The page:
Signal Processing/Digital Filters
Digital filters are by essence sampled systems. The input and output signals are represented by samples with equal time distance.
Finite Implulse Response (FIR) filters are characterized by a time response depending only on a given number of the last samples of the input signal. In other terms: once the input signal has fallen to zero, the filter output will do the same after a given number of sampling periods.
The output is given by a linear combination of the last input samples .
The coefficients give the weight for the combination. They also correspond to the coefficients of the numerator of the z-domain filter transfer function.
The following figure shows an FIR filter of order :
For linear phase filters, the coefficient values are symmetric around the middle one and the delay line can be folded back around this middle point in order to reduce the number of multiplications.
The transfer function of FIR filters only pocesses a numerator. This corresponds to an all-zero filter.
FIR filters typically require high orders, in the magnitude of several hundreds. Thus the choice of this kind of filters will need a great amount of hardware or CPU. Despite of this, one reason to choose a FIR filter implementation is the ability to achieve a linear phase response, which can be a requirement in some cases. Nevertheless, the fiter designer has the possibility to choose IIR filters with a good phase linearity in the passband, such as Bessel filters, or to design an allpass filter to correct the phase response of a standard IIR filter.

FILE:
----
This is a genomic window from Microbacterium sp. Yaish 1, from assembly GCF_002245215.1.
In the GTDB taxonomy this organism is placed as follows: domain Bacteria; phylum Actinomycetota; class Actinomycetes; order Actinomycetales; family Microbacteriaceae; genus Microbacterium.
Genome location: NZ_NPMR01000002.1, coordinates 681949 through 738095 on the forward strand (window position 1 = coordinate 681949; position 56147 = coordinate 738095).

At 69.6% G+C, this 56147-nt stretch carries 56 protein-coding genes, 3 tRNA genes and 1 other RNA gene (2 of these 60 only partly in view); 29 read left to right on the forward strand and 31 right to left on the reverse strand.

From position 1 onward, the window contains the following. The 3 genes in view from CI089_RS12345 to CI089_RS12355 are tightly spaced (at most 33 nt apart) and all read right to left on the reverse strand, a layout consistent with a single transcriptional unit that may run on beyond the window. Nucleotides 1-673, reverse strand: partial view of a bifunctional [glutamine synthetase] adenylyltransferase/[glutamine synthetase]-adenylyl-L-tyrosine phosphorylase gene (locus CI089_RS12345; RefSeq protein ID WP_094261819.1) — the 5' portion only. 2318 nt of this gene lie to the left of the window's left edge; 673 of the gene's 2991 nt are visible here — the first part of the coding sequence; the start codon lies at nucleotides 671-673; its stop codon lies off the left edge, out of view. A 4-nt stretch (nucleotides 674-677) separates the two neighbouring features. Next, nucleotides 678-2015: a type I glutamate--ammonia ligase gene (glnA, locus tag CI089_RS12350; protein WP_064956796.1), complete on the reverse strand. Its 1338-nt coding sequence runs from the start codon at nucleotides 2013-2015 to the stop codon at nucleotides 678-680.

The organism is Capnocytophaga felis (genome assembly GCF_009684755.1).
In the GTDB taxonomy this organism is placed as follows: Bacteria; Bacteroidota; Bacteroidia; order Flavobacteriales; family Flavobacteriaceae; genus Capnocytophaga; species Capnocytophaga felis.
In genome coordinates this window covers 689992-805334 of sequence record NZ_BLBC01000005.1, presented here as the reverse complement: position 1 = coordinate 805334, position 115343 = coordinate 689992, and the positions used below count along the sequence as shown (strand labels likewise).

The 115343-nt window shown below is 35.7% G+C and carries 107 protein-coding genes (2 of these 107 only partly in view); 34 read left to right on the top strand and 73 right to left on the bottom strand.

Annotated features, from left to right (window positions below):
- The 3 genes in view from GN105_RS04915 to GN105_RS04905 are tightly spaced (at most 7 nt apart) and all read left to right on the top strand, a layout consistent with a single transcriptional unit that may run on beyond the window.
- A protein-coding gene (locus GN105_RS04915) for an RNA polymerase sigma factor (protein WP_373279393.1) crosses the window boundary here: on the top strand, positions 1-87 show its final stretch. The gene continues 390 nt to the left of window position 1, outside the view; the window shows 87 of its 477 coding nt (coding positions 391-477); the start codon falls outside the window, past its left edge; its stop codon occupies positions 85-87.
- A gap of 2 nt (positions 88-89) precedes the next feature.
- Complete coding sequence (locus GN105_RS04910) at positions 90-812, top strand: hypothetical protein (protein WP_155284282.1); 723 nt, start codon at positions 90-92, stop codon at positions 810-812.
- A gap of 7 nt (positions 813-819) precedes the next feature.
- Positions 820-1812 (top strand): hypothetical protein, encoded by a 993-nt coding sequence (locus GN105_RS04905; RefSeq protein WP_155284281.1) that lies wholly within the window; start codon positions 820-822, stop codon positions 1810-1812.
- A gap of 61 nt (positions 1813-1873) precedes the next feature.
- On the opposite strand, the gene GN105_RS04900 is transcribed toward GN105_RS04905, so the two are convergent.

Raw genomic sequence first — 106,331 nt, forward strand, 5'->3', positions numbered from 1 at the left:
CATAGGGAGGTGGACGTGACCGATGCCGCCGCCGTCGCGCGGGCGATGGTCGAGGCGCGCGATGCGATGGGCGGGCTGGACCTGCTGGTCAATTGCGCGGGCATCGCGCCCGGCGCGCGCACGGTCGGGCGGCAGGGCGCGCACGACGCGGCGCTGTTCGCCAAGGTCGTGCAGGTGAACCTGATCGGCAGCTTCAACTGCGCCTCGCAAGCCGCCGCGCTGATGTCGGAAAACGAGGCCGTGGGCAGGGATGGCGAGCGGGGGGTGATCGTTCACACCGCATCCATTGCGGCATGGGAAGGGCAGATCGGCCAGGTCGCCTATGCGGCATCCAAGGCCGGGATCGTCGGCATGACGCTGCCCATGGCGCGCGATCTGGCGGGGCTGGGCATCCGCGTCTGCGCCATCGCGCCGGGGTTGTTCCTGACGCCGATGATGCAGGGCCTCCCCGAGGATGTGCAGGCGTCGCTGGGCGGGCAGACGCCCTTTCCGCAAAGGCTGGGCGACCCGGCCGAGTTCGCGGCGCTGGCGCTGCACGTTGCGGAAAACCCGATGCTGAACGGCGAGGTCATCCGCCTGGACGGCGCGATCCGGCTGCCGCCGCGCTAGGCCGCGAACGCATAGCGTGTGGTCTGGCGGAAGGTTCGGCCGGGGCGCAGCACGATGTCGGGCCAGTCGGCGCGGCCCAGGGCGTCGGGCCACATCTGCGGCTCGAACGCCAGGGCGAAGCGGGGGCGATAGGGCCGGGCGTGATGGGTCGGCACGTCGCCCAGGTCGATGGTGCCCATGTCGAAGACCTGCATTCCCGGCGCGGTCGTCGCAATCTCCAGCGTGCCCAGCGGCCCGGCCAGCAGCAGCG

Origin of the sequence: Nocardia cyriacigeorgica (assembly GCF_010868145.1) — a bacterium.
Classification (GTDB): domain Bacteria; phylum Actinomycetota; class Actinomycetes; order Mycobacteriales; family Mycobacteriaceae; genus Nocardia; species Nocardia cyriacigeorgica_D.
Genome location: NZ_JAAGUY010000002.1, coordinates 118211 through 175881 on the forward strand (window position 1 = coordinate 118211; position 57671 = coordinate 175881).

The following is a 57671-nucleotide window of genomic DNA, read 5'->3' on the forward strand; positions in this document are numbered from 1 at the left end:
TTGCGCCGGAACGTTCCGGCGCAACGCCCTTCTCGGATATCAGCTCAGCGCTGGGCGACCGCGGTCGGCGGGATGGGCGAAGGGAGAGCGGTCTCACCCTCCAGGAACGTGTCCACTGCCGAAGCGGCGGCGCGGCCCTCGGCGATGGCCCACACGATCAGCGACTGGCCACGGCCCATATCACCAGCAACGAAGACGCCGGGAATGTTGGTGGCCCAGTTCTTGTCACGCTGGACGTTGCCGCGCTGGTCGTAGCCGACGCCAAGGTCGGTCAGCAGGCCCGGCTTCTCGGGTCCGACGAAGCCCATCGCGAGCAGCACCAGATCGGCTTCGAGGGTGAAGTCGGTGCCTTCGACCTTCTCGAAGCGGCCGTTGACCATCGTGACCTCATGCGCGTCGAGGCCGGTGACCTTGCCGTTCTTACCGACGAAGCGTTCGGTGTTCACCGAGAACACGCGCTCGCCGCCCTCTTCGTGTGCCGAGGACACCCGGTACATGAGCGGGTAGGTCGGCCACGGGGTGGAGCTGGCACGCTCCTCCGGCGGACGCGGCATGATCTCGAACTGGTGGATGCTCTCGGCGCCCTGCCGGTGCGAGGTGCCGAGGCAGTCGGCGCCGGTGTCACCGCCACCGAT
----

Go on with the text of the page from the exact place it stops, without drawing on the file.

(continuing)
Moving Average Filters (MA)
Moving Average (MA) models are process models in the form:
MA processes is an alternate representation of FIR filters.
A filter calculating the average of the last samples of a signal
It is the simplest form of an FIR filter, with all coefficients being equal.
The transfer function of an average filter is given by:
The transfer function of an average filter has equally spaced zeroes along the frequency axis. However, the zero at DC is masked by the pole of the filter. Hence, there is a larger lobe a DC which accounts for the filter passband.
Cascaded Integrator-Comb (CIC) Filters
A Cascaded integrator-comb filter (CIC) is a special technique for implementing average filters placed in series. The series placement of the average filters enhances the first lobe at DC compared to all other lobes.
A CIC filter implements the transfer function of average filters, each calculating the average of samples. Its transfer function is thus given by: